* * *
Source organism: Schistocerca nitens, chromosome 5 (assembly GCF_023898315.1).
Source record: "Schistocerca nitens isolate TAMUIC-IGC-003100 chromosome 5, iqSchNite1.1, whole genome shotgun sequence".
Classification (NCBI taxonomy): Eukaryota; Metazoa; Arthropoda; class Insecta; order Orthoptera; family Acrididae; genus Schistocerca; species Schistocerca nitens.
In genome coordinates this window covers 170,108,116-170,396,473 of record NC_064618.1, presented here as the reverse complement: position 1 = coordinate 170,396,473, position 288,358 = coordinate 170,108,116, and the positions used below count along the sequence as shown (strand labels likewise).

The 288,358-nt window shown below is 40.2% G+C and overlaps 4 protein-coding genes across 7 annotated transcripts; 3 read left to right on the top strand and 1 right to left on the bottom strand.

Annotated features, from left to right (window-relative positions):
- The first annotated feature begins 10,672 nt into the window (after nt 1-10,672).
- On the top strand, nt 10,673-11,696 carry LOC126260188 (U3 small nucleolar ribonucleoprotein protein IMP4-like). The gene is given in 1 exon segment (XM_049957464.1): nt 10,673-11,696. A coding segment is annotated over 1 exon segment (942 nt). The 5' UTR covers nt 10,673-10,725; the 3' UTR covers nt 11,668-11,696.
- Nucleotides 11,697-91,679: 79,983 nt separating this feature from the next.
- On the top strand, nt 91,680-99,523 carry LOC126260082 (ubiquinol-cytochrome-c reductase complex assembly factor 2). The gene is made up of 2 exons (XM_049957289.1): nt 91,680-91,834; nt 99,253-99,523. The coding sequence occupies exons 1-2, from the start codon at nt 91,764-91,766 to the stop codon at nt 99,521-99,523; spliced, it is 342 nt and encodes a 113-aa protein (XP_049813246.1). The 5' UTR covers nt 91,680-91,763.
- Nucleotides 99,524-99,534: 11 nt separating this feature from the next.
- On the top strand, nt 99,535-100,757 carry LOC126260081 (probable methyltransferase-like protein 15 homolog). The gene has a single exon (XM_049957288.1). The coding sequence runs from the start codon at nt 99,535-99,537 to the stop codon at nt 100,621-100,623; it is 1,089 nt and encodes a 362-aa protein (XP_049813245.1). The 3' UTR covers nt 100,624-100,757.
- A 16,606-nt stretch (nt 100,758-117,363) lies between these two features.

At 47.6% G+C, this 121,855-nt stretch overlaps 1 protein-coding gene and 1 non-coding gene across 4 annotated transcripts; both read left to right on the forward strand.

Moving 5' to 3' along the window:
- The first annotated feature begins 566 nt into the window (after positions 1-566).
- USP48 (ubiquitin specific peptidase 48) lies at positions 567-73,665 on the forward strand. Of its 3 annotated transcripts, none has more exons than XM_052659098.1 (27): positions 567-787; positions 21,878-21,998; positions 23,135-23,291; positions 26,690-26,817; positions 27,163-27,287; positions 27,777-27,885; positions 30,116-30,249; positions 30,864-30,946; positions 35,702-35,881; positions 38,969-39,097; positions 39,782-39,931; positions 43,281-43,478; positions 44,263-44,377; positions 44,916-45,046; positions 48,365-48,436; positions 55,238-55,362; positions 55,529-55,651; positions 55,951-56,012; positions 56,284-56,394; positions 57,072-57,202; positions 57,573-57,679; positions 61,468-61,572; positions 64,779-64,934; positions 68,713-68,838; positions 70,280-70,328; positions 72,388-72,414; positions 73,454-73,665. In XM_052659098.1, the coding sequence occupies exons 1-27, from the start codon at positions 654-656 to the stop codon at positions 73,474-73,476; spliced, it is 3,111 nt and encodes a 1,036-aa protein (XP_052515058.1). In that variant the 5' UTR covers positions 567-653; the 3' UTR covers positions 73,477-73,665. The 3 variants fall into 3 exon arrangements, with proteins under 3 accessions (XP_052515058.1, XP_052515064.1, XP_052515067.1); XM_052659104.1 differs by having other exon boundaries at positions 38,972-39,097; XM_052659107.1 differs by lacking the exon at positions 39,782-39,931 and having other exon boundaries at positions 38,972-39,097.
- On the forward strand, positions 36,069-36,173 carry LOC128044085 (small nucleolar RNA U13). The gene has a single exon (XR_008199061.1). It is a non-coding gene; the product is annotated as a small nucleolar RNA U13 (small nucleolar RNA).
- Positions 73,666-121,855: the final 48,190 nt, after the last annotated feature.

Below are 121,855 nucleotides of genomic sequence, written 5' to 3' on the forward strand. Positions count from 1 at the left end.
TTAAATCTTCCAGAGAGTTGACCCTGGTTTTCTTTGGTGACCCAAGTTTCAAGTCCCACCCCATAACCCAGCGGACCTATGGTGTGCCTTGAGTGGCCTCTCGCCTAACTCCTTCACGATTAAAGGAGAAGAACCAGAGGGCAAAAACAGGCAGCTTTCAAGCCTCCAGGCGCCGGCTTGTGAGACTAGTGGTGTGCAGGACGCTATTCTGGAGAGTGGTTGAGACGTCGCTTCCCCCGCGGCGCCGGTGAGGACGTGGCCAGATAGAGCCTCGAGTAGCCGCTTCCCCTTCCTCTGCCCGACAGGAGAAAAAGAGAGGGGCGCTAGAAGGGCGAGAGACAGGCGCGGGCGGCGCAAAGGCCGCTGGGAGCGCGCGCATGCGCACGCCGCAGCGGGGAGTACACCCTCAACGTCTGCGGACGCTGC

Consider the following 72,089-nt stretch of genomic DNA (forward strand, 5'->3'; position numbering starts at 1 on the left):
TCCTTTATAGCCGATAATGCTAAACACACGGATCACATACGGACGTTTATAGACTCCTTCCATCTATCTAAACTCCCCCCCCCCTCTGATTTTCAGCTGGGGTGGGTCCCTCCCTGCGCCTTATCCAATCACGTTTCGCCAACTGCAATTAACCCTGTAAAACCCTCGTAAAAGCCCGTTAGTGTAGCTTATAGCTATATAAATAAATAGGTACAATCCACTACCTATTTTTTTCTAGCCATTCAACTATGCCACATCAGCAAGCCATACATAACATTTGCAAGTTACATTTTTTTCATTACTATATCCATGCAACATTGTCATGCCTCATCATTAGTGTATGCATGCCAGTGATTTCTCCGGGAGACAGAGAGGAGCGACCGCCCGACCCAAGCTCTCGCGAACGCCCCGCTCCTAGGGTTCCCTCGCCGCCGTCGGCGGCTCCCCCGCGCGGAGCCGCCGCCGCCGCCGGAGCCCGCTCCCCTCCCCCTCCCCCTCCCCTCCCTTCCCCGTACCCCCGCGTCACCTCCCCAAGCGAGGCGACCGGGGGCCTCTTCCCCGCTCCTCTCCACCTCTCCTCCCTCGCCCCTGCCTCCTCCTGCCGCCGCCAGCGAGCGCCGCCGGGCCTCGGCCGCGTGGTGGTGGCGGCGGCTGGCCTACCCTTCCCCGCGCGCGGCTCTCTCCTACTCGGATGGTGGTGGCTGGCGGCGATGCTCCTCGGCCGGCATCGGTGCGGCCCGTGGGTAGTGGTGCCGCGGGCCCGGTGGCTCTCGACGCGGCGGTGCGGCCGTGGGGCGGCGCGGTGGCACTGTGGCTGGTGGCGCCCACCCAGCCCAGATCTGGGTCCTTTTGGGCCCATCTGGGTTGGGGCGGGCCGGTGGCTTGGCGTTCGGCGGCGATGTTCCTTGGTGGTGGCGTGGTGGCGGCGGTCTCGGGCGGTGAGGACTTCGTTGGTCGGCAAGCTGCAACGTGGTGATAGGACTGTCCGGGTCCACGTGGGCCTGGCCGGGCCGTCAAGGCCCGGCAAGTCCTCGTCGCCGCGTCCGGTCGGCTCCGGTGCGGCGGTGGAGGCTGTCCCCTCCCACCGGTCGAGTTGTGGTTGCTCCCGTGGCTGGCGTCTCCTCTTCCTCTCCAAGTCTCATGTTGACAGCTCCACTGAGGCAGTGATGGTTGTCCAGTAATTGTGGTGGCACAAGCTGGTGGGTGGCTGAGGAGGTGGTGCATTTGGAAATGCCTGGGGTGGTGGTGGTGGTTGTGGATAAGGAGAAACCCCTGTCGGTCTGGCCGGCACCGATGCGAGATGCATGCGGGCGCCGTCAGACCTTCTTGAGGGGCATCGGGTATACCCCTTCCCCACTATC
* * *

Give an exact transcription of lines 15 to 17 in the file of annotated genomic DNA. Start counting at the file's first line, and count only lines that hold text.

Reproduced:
Moving 5' to 3' along the window:
- The first annotated feature begins 566 nt into the window (after positions 1-566).
- USP48 (ubiquitin specific peptidase 48) lies at positions 567-73,665 on the forward strand. Of its 3 annotated transcripts, none has more exons than XM_052659098.1 (27): positions 567-787; positions 21,878-21,998; positions 23,135-23,291; positions 26,690-26,817; positions 27,163-27,287; positions 27,777-27,885; positions 30,116-30,249; positions 30,864-30,946; positions 35,702-35,881; positions 38,969-39,097; positions 39,782-39,931; positions 43,281-43,478; positions 44,263-44,377; positions 44,916-45,046; positions 48,365-48,436; positions 55,238-55,362; positions 55,529-55,651; positions 55,951-56,012; positions 56,284-56,394; positions 57,072-57,202; positions 57,573-57,679; positions 61,468-61,572; positions 64,779-64,934; positions 68,713-68,838; positions 70,280-70,328; positions 72,388-72,414; positions 73,454-73,665. In XM_052659098.1, the coding sequence occupies exons 1-27, from the start codon at positions 654-656 to the stop codon at positions 73,474-73,476; spliced, it is 3,111 nt and encodes a 1,036-aa protein (XP_052515058.1). In that variant the 5' UTR covers positions 567-653; the 3' UTR covers positions 73,477-73,665. The 3 variants fall into 3 exon arrangements, with proteins under 3 accessions (XP_052515058.1, XP_052515064.1, XP_052515067.1); XM_052659104.1 differs by having other exon boundaries at positions 38,972-39,097; XM_052659107.1 differs by lacking the exon at positions 39,782-39,931 and having other exon boundaries at positions 38,972-39,097.